Scheherazade – IV — The Westgate House
Old Maine farmhouses get their names from prior owners and prior generations, and the homes themselves are inextricably wound up in their previous owner’s identity.
My mother’s home stubbornly remained the Macomber Place in local hearts and minds even though she owned it for thirty years. We were constantly hearing about the destruction of the Macomber’s barn or the beauty parlor run out of the back room or this-that-and-the-other-thing regarding the Macomber family that once lived there.
There’s a delayed symmetry to these things, and it’s not out of the question that another generation from now the old farmhouse will become the Westgate Place, and the new owners will hear about my mother from elderly neighbors shuffling out of their houses in slippers carrying dog-eared folders of newspaper clippings and photos about our family. They’ll flip through the photographs of my mother standing way out on the scary, far-end ledge of the razed barn’s exposed rock foundation. She’ll be flashing the easy daring of a thirteen-year-old girl, looking across the expanse of her property at the harbor below.
The photos will show a woman in her mid-fifties with her big round glasses, holding one of her University of Chicago mugs of tea, smiling her tight, tooth-hiding photograph smile, wearing loose jeans and baggy sweaters to cover her too-skinny frame, her health already a deep concern for friends and coworkers even then, a decade in advance.
The neighborhood historians in the kitchen doorway will do their best fumbling with their manila envelope clippings and scattered half-memories to capture the old owner for them. The new owners will look with strained, nodding attentiveness at the elderly neighbor and try to think of something appropriate to say while keeping the dog from jumping all over their visitor and shushing the children who wanted to be at the beach an hour ago and wondering whether they’re supposed to want to keep the photograph or hand it back or what.
They’re supposed to realize that they’re in this woman’s home, and it will always be her home no matter who owns it, and the deck they built out on one side of the house killed the cluster of day lilies she planted there. Those were her favorite flowers, and they shouldn’t have done that for a bunch of deck chairs and a grill. And they’re supposed to listen when they’re told she tried painting the house herself one side and summer at a time. She didn’t have two pennies to rub together, and then the kids went and sold it.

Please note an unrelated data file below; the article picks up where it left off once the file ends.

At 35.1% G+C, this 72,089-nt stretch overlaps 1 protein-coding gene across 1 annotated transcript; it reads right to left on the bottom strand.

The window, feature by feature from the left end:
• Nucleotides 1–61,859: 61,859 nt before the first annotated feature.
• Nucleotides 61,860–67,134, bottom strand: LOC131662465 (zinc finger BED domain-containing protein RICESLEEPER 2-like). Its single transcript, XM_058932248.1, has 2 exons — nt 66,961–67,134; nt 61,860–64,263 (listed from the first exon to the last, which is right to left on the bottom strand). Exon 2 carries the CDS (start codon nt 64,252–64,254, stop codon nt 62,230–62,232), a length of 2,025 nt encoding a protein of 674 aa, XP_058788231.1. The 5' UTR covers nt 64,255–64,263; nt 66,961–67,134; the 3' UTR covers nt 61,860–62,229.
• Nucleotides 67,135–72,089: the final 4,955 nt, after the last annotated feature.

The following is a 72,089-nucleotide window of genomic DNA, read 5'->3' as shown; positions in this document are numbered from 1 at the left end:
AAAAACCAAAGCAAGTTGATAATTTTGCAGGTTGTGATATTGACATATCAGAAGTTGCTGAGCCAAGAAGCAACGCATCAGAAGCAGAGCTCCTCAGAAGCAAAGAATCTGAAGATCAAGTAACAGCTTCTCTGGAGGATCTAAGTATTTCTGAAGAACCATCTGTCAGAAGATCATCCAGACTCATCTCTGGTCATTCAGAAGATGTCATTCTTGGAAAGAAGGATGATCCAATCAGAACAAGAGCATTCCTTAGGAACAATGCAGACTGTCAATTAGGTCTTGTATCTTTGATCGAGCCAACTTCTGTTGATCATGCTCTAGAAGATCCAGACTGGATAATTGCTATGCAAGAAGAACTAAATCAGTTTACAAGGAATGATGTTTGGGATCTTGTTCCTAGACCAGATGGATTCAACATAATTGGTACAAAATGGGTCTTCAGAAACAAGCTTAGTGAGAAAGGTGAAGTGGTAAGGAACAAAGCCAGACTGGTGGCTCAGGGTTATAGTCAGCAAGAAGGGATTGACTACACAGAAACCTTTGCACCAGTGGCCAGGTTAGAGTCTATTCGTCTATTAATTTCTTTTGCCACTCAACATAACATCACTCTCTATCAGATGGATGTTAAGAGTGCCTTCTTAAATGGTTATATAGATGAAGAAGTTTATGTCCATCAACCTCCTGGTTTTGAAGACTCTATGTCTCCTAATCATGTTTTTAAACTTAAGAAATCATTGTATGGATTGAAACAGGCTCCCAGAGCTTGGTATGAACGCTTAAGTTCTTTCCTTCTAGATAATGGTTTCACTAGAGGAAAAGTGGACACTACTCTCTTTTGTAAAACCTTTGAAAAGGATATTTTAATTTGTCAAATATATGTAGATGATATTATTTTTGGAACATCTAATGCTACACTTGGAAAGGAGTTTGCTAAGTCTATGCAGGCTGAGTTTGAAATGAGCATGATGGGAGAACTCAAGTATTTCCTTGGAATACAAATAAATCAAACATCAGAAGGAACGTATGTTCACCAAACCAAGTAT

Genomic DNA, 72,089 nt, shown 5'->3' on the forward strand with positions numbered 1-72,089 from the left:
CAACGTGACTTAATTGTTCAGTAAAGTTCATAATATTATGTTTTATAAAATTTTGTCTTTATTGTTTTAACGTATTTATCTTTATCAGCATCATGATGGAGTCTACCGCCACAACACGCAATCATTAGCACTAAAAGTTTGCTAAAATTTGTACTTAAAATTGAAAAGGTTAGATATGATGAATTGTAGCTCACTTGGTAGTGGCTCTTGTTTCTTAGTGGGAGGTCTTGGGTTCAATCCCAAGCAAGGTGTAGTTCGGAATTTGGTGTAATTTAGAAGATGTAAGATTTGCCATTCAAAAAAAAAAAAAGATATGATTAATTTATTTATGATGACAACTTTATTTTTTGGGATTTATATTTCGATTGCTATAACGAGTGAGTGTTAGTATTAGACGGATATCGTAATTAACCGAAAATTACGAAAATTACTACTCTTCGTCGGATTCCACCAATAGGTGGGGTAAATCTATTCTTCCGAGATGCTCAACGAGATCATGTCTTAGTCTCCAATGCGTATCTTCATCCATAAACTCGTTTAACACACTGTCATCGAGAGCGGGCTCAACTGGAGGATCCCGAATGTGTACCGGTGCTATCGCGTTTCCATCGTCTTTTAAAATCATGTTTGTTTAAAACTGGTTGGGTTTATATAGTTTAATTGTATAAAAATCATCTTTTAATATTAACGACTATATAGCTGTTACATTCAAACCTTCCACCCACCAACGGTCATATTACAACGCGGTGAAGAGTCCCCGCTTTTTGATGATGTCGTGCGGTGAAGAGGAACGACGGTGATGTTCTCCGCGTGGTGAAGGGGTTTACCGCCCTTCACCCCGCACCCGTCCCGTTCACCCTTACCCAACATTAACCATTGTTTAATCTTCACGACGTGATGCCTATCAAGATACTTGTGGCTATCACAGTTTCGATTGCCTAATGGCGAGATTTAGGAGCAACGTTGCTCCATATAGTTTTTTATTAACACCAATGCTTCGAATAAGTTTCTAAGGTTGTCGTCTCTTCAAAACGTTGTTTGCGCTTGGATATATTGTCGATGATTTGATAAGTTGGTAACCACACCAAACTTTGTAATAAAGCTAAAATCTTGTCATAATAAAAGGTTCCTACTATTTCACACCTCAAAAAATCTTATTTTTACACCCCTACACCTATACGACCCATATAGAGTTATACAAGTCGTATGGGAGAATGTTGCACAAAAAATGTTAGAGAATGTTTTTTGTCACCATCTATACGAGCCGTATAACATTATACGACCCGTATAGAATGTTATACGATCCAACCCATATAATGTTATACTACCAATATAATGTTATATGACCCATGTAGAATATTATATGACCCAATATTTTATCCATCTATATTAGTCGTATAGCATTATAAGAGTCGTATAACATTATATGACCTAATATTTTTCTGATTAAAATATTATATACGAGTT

And there was that one time you could hear her laughing all the way over at the Gilbert place with that big loud laugh of hers. You should have heard her, and everyone at the barbecue looked up, and it made them all laugh too, and they’ll never forget that. Oh, she was loud.
They’re supposed to understand she always had a million friends coming and going. She must have scheduled them like clockwork months in advance, and they wound through here on trips to Damariscotta and the Point and the Fort and out to Monhegan, and there was a quartet of classical musicians who’d come to stay at the place every summer and play their music right out on the big front lawn, and the people coming up from the Hardy Boat rides headed to the parking lot would stop right out on the road, stand right there by the monument, and listen for a minute.
They’re supposed to understand that the woman who owned this house drove out here on her own every year from California in a car you wouldn’t be seen in driving up to Reilly’s grocery store, and then she drove all the way back to Oakland so she could spend a single month here and look out her big cathedral attic windows towards Monhegan. No husband either.
And when everyone else gets old they winter in Florida, but she talked about moving up here year-round, the opposite, in a house with no insulation. She was a crazy old lady, a teacher, and she was going to wait out the winters so she could see her grandchildren play on her lawn in the summer and, and, and – the old neighbors trailing off into their private thoughts about the woman who missed out on getting to watch her children’s children, and who might have for maybe a few years, anyway, and these new people will never, ever, ever love this place as much as she did no matter how much they sink into it.
What they’re saying, polite but New England indirect, is that this is the Westgate Place, and if you understand what you were supposed to understand you would know that no, of course you’re not supposed to keep the photo.
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Feel something. Twice a week.